He's a monster but I also think our media is going to attempt to oversimplify a hyper-complicated mess.

US involvement is more part of the big geo-political chess game. It's just another 'footprint'...a means of power projection that deals with several issues. There's a big game going on in Africa right now that ties in with the global game.

If Kony is taken down, that's fantastic but it doesn't make America the 'good guys'. I think that's something people miss. Just because on occasion something good happens doesn't mean it was all part of a larger and often frankly wicked interest.

Interests are what drive nations, not moral causes or noble deeds. It's all in Machiavelli. His ideas are totally applicable today. He even talks about using 'moral' arguments to essentially sell your actions....do whatever you must to promote your interests.

A political science prof. might call me a cynic when it comes to geopolitics. Absolutely. I've read way too much to be anything else.

Africa is such a sad mess. It's not all their fault...but somewhat. It's not all colonialism's fault...but it has played a significant role in their misery.

Cal said...

Yep Proto, that's all I was trying to get across.

I don't know if I'm misunderstanding your understanding of me, but I made two separate categories of things to disagree on and things that are non-negotiables. I wasn't saying Messiah Jesus not being God is something to sit on the fence about.

Protoprotestant said...

Cal,

No I understood you. I was just expanding a bit.

The issue of non-negotiables is on the one hand pretty easy and clear...on the other hand it's problematic.

Who are we to say this or that issue isn't important? But, obviously love for the brethren and the application of wisdom requires us to draw some lines...and essentially create non-negotiables.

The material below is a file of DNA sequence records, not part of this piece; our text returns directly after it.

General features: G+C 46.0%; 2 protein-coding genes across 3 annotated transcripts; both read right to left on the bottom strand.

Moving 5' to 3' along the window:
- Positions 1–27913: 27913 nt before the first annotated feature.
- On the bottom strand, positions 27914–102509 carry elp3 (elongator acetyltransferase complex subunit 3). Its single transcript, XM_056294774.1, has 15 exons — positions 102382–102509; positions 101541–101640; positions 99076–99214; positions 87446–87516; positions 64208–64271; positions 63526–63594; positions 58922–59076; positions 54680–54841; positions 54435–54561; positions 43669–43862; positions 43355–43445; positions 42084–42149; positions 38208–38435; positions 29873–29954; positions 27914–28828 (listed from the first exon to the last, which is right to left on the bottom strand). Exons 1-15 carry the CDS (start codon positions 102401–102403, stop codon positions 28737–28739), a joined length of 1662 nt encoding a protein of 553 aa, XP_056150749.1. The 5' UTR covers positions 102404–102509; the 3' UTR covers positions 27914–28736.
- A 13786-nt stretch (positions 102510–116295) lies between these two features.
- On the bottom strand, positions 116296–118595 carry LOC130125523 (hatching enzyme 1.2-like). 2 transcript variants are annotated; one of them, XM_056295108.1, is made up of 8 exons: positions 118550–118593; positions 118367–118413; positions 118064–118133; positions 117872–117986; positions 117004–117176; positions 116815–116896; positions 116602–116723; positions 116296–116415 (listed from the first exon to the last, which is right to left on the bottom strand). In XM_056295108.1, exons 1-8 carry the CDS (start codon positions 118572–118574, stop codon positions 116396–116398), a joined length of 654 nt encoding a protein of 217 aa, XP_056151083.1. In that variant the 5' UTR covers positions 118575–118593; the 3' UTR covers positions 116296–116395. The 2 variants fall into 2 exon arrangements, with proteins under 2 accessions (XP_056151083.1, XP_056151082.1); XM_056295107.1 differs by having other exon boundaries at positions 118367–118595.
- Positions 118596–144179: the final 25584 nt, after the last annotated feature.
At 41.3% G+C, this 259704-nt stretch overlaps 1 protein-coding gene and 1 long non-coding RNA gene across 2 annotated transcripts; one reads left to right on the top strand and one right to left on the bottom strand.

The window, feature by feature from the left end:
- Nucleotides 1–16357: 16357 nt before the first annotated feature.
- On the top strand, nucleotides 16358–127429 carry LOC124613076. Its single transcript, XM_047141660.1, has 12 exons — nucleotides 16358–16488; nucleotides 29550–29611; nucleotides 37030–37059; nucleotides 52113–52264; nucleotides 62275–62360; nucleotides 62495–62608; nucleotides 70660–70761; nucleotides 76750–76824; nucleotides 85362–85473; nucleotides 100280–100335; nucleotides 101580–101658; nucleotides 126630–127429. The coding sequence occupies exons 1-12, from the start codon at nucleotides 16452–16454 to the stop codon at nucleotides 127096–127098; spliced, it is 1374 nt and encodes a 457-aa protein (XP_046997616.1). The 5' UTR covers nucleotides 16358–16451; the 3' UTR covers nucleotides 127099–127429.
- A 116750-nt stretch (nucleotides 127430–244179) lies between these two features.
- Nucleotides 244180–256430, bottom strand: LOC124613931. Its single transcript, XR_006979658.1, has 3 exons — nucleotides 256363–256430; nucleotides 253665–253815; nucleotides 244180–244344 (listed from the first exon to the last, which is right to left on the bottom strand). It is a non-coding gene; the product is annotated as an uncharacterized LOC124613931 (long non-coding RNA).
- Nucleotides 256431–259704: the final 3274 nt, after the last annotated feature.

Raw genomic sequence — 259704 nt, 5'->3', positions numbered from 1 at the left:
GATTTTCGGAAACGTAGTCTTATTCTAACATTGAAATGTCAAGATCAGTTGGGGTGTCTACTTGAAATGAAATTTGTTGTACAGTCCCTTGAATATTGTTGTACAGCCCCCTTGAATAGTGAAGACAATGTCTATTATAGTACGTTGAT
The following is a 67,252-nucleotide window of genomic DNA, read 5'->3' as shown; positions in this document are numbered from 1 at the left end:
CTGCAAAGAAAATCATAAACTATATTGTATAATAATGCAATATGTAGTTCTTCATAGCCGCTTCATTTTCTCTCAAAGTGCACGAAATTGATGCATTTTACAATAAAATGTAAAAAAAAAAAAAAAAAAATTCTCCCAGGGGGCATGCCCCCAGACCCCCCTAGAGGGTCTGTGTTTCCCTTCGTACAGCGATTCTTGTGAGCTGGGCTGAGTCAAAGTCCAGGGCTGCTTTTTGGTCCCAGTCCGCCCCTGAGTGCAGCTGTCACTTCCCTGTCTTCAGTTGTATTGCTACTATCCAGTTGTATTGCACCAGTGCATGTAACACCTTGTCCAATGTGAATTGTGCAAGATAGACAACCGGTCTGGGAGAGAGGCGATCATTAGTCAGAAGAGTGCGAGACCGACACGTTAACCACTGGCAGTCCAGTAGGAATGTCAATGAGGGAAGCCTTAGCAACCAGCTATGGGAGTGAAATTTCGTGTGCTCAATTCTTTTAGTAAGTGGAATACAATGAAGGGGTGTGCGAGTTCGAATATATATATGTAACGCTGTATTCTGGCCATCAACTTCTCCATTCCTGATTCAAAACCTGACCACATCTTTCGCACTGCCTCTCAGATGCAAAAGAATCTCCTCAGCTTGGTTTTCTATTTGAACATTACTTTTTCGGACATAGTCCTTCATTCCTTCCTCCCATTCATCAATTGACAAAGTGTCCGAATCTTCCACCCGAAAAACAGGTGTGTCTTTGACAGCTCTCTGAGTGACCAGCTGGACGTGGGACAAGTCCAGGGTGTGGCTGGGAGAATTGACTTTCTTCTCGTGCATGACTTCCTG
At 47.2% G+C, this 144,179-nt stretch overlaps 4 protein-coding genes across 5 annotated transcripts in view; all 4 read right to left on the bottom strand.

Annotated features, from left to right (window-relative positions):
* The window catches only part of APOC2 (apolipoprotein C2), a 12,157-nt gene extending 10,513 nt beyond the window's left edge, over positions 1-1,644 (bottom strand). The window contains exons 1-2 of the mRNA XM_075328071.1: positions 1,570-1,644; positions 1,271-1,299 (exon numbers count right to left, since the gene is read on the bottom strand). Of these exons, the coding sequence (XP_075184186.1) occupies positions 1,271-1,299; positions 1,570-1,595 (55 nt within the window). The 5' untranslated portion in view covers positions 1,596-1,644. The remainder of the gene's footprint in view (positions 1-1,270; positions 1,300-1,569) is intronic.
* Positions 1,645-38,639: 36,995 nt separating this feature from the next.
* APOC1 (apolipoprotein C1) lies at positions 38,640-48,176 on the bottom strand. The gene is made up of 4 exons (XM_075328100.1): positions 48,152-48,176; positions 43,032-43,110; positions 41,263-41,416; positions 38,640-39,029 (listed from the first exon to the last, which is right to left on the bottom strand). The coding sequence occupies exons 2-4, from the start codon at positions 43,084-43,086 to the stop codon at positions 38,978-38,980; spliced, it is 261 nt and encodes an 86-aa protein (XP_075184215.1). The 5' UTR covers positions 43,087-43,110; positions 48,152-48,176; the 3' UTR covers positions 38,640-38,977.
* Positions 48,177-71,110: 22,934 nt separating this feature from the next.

Historically when the Fundamentalists did this during the early part of the 20th century it led to a reductionistic view of Christianity. They almost became fearful of expaning into other areas of doctrine and seemed to really focus on those key points they labeled fundamental.

Given their context...the rising and overwhelming tide of theological downgrade, the abandonment of historic Christianity, it's almost understandable why they did what they did, but over time it had a bad effect and helped to create the anti-intellectualism of the modern American Evangelical.

I'm not suggesting either you or I are in danger of reductionistic formulations of Christian doctrine, but it's something I often think about when wrestling with the question of non-negotiables.

I guess, rather than completely abandon the idea of creating a rough list of 'fundamentals' I want to look at what happened and avoid their errors.

Even though those outside the Church would probably label me as a Fundamentalist (certainly a Biblicist) I've always wished to avoid the tag due to what I view as serious problems associated with the movement. Reformed and other groups have tried to emphasize Confessionalism, something that even when I was pretty diehard Reformed I could never fully embrace.

But I remember over in the UK getting raised eyebrows when I sought to eschew the label of Fundamentalist. It's still quite in use there, or at least was in the late 90's when I was last there. In use, in the sense that people who willingly embrace theology and maintained a degree of doctrinal sophistication still used it...while the same folks here in the United States would have been more keen to place a little distance between themselves and the label.

Of course here it also has social and political connotations, a bit different than the situation in the United Kingdom.

Anonymous said...

"We need to understand what this threat is to the Church...represented by a tearful father on mall bench.

I kind of feel sorry for the guy at this point, though I hate everything he stands for and agree that his mouth must be stopped figuratively speaking. To trade the life of your son and the true faith for some empty sense of patriotism.. truly such a man is to be pitied greatly. I find myself feeling crushed for this guy. I would still totally put him out of fellowship and rail against his false gospel of america though...

In Christ - Jim (fb)